Ideally, choose a pair merino wool socks. Unlike cotton or nylon socks, wool wicks moisture away from your foot, so it is better at keeping feet dry than other materials. Keeping an extra pair in your go bag won’t add a lot of extra weight, and they’re well worth having.
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5. Triangle bandages
Of course, a first aid kit is essential in a go bag. Nobody wants to be injured in an emergency situation with no way to help themselves. If you’re familiar with first aid, it’s totally appropriate for you to build your own kit.
It’s tempting to just buy a kit at a drug store and pop it into the go bag without giving it much thought. But, many first aid kits designed for home use are not equipped for wilderness use. A home kit designed to treat scrapes and paper cuts won’t pass muster when lives are on the line.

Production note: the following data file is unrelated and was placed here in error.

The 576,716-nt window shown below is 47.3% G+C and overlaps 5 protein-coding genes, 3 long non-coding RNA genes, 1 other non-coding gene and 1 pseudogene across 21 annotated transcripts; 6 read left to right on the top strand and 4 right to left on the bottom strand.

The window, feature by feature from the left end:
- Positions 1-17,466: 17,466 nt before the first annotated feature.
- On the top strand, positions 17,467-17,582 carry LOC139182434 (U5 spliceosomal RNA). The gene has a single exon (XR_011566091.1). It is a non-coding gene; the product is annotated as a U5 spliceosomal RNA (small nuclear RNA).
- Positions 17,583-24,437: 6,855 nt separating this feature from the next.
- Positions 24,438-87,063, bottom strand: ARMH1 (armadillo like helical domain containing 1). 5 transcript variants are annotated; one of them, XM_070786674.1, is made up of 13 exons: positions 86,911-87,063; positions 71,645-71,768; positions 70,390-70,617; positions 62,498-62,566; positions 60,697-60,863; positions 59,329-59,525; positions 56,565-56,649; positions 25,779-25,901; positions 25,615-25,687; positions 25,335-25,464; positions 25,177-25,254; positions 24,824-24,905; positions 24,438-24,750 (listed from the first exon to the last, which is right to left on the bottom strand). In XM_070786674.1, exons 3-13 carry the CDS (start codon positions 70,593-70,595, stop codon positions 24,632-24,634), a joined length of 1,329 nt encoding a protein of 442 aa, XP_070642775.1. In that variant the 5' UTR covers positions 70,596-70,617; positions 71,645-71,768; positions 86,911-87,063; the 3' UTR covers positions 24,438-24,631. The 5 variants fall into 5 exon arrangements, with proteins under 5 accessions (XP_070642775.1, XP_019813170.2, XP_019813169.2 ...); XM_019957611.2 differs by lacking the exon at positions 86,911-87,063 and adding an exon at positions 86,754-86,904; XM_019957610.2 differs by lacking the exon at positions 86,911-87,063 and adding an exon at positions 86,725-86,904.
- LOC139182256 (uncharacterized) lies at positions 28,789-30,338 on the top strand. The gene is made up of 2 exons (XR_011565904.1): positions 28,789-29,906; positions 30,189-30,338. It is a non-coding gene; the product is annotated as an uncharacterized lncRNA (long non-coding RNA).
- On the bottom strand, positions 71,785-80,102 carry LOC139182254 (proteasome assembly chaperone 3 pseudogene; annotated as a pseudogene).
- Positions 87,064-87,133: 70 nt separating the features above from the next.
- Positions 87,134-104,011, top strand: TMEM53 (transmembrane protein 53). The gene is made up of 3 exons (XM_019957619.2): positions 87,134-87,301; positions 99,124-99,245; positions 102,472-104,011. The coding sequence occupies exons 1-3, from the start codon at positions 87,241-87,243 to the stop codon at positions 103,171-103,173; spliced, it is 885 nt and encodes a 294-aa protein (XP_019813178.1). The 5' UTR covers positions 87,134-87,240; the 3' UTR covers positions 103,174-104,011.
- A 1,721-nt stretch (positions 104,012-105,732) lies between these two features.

One first aid kit component that’s usually missing from home kits is the trusty triangle bandage. These are the multitaskers of the first aid world. They are used to tie slings, secure splints, and stabilize wound dressings.
While a bandana will work in a pinch, triangle bandages are usually larger and cleaner than bandanas. It may be a good idea to carry both, as bandanas are useful clothing items anyway.
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In essence, build a go bag with compactness and mobility in mind. Your BOB will keep you alive and healthy in a days-long survival situation, so use your go bag as an extension of the kit you keep on your person. Aim to have a few lightweight multi-purpose items suitable for a wide range of scenarios—items that will keep you going long enough to signal for help and get back to safety.
Angelica is a contributor to The Tactical Guru, a website dedicated to finding and reviewing the best tactical supplies for outdoor activities and survival situations.